13 Nov 2023
 | 13 Nov 2023
Status: this preprint is open for discussion and under review for Atmospheric Measurement Techniques (AMT).

Model-based evaluation of cloud geometry and droplet size retrievals from 2-D polarized measurements of specMACS

Lea Volkmer, Veronika Pörtge, Fabian Jakub, and Bernhard Mayer

Abstract. Cloud radiative properties play a significant role in radiation and energy budgets and are influenced by both the cloud top height and particle size distribution. Both cloud top heights and particle size distributions can be derived from two-dimensional intensity and polarization measurements by the airborne spectrometer of the Munich Aerosol Cloud Scanner (specMACS). The cloud top heights are determined using a stereographic method (Kölling et al., 2019) and the particle size distributions are derived in terms of the cloud effective radius and the effective variance from multidirectional polarized measurements of the cloudbow (Pörtge et al., 2023). In this study, the two methods are validated using realistic 3-D radiative transfer simulations of specMACS measurements of a synthetic field of shallow cumulus clouds to ensure the methods’ accuracy and to determine possible error sources. The simulations are performed with the 3-D Monte Carlo radiative transport model MYSTIC (Mayer, 2009) using cloud data from highly resolved LES simulations. Both retrieval methods are applied to the simulated data and compared to the respective properties of the underlying cloud field from the LES simulations. Moreover, the influence of the cloud development on both methods is evaluated by applying the algorithms to idealized simulated data where the clouds did not change during the simulated overflight of one minute over the cloud field. For the cloud top height retrieval an absolute mean difference of less than 70 m with a standard deviation of about 130 m compared to the expected heights from the model is found. The elimination of the cloud development as a possible error source results in mean differences of (46 ± 140) m. For the effective radius, an absolute average difference of about (−0.2 ± 1.30) µm from the expected effective radius from the LES model input is derived for the realistic simulation and (−0.03 ± 1.27) µm for the simulation without cloud development. The difference between the effective variance derived from the cloudbow retrieval and the expected effective variance is (0.02 ± 0.05) for both simulations.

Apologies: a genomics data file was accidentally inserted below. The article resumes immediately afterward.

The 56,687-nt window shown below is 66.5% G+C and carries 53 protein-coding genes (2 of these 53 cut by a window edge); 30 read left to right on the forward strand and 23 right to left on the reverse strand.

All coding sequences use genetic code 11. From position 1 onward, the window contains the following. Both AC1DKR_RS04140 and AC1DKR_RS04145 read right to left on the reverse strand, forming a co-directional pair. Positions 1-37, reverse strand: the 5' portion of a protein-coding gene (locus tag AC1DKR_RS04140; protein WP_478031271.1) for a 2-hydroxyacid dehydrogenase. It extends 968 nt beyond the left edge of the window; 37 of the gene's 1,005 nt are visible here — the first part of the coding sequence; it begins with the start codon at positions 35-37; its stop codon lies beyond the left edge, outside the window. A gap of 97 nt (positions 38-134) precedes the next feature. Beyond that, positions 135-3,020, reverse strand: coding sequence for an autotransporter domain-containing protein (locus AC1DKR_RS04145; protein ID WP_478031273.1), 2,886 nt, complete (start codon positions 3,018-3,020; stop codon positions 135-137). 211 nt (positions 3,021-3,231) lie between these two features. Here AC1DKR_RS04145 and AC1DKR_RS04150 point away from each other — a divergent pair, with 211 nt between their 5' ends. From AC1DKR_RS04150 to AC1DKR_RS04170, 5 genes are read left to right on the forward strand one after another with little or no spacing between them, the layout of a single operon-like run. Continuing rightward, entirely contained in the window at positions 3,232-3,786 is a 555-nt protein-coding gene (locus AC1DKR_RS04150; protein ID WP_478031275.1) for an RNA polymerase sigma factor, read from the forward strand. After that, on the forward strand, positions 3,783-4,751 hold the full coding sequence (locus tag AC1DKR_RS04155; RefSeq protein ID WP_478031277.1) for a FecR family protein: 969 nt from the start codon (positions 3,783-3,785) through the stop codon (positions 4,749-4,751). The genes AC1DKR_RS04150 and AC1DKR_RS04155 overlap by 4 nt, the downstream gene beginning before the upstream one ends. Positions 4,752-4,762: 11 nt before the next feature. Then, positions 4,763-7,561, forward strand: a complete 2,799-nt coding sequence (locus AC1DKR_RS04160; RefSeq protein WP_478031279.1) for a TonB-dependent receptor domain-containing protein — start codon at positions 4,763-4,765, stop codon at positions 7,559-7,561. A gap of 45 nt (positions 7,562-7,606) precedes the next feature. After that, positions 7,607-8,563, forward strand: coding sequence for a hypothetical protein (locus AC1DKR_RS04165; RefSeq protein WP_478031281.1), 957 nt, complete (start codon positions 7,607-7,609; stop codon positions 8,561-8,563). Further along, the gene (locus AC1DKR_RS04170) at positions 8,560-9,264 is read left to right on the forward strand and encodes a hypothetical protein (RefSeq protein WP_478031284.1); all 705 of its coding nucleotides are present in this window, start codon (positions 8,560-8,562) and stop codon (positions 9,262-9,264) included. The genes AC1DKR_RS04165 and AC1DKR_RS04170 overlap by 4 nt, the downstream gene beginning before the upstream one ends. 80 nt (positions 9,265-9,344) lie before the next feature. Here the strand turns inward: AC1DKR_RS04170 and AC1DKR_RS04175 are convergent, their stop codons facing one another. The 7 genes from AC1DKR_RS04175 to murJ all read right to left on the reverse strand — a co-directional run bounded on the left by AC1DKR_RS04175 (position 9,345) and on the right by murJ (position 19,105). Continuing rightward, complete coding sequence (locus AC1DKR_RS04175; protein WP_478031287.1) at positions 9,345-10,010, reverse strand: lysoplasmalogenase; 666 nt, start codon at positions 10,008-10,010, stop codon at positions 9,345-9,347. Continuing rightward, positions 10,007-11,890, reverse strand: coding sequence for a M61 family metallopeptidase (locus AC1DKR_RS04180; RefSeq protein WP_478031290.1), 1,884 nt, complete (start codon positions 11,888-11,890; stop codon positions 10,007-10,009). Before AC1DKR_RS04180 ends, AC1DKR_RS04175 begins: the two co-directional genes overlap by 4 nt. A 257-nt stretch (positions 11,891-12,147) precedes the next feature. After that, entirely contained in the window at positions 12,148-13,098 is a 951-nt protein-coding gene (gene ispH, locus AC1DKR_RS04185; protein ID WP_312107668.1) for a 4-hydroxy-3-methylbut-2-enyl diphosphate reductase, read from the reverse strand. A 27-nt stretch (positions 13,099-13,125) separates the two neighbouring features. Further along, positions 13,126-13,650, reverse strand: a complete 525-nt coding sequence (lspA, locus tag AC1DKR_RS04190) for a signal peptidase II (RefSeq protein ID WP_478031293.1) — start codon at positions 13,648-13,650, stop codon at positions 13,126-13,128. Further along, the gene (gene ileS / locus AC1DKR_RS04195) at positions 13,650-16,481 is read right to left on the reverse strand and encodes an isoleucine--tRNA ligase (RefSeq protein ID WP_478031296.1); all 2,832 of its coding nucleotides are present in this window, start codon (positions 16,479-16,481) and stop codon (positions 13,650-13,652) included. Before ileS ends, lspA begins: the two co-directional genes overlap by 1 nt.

Lea Volkmer et al.

Status: open (until 19 Dec 2023)

Comment types: AC – author | RC – referee | CC – community | EC – editor | CEC – chief editor | : Report abuse

Lea Volkmer et al.

Lea Volkmer et al.


Total article views: 16 (including HTML, PDF, and XML)
HTML PDF XML Total BibTeX EndNote
8 6 2 16 1 1
  • HTML: 8
  • PDF: 6
  • XML: 2
  • Total: 16
  • BibTeX: 1
  • EndNote: 1
Views and downloads (calculated since 13 Nov 2023)
Cumulative views and downloads (calculated since 13 Nov 2023)

Viewed (geographical distribution)

Total article views: 14 (including HTML, PDF, and XML) Thereof 14 with geography defined and 0 with unknown origin.
Country # Views %
  • 1
Latest update: 29 Nov 2023
Short summary
3-D radiative transfer simulations are used to validate the retrieval algorithms for the derivation of cloud geometry (cloud top heights) and cloud droplet size distributions from 2-D polarized radiance measurements of the airborne spectrometer of the Munich Aerosol Cloud Scanner (specMACS). The cloud droplet size distributions are derived in terms of the effective radius and variance. The simulations are based on cloud data from highly resolved large eddy simulations (LES).